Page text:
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I might be going off-topic here but kakatootoshi or anyone that knows about the posted vids could explain the differences between them?

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Old 04-01-2009, 04:53 PM   #17
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Well,
Master Uechi did KD well before Oyam did....as did most of the style back then [pre 60's - 70's]
One needs to remember that Kyokushin was a blended style not a new concept of a style.

Oyama took the best of what Oyama felt was worth anything from all the styles and or teachers he incontered.
He did not like shotokan nor did he like their ideas of how to train, that is why he left and stated so. He left as a Nidan, but that was high back then since Funakoshi was only Godan...[Yes Funakoshi never had rank higher than Godan]

He did like Goju and the power and strength of it. He became friends with Yamagushi and later yamagushi let him teach Kyokushin in his dojo and often attended classes.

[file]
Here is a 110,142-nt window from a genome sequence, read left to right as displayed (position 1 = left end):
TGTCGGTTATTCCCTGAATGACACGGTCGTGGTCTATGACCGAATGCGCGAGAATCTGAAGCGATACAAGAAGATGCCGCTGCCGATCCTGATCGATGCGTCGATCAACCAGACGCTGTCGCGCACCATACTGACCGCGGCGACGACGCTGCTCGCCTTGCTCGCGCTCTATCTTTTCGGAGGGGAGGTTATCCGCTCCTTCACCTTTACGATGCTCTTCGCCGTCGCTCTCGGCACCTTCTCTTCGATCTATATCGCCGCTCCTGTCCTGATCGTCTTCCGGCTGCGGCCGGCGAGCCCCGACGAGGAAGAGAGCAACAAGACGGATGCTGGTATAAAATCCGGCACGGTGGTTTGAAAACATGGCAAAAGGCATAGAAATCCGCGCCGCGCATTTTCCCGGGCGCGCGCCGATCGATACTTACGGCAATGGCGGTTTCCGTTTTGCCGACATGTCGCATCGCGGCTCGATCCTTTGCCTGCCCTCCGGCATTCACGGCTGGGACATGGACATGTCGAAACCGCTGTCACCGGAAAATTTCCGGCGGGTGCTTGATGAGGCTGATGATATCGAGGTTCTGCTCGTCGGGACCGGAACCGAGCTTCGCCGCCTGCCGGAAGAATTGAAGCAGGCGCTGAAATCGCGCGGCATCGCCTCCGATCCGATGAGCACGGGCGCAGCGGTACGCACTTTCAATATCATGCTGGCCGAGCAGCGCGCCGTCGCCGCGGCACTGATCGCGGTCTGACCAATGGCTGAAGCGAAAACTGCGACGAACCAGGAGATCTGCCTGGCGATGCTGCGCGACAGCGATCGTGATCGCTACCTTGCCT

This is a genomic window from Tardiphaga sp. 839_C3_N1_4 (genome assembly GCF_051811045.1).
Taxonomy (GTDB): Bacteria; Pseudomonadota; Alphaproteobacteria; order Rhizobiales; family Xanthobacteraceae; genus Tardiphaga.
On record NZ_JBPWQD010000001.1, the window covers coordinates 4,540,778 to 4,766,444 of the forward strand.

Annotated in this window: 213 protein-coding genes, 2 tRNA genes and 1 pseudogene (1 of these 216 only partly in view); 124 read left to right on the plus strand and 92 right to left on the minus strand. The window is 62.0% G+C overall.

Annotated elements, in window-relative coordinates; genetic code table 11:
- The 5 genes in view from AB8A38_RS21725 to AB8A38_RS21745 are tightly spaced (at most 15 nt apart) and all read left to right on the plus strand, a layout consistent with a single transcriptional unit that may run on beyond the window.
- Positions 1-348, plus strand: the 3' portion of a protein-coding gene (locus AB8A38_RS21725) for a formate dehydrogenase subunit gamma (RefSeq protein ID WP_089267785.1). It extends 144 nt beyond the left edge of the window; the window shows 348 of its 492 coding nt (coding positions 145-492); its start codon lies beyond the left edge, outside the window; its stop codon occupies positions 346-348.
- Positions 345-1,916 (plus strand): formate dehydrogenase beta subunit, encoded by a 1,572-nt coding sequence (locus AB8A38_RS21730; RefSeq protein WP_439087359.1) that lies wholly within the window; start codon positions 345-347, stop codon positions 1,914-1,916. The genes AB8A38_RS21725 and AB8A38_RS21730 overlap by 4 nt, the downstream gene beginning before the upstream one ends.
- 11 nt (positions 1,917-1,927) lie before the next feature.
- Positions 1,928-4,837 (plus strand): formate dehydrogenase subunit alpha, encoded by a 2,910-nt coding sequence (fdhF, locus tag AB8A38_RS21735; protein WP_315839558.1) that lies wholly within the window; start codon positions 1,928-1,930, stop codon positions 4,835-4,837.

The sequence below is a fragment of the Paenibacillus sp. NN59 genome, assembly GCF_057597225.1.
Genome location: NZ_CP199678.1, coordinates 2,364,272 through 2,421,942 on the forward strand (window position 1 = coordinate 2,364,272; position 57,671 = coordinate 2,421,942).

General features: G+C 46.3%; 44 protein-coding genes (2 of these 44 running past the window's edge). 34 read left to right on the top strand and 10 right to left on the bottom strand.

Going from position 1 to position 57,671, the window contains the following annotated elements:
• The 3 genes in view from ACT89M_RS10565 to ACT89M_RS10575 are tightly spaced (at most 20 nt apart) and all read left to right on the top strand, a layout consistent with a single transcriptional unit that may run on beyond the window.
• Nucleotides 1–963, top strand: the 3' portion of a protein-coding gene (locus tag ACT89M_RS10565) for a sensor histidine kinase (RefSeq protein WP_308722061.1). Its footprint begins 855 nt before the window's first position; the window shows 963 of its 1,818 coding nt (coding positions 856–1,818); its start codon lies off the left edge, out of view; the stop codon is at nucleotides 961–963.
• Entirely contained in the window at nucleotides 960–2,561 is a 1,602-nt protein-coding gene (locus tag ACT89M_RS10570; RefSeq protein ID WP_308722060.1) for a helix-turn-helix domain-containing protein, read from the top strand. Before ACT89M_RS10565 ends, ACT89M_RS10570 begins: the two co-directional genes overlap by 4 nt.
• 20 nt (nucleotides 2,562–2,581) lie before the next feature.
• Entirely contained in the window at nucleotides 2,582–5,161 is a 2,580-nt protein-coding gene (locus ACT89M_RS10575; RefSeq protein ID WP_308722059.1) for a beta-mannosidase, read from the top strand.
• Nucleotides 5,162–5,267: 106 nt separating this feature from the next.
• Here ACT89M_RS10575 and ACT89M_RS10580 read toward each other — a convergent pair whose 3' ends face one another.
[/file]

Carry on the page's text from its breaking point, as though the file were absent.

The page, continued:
Oyama brought KD out of the closet and into the puplics eye, that is what partly made Kyokushin grow.
So when you think about KD, remember that Kyoklushin keep it as all the other styles dropped it to move onto new ideas of what Karate was to them....
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Old 04-01-2009, 05:55 PM   #18
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Quote:
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this thread needs one of those "the more you know" stars with its little music...


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Old 04-01-2009, 07:27 PM   #19
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Quote:
Originally Posted by bitterbut View Post
Well,
Master Uechi did KD well before Oyam did....as did most of the style back then [pre 60's - 70's]
One needs to remember that Kyokushin was a blended style not a new concept of a style.

Oyama took the best of what Oyama felt was worth anything from all the styles and or teachers he incontered.
He did not like shotokan nor did he like their ideas of how to train, that is why he left and stated so. He left as a Nidan, but that was high back then since Funakoshi was only Godan...[Yes Funakoshi never had rank higher than Godan]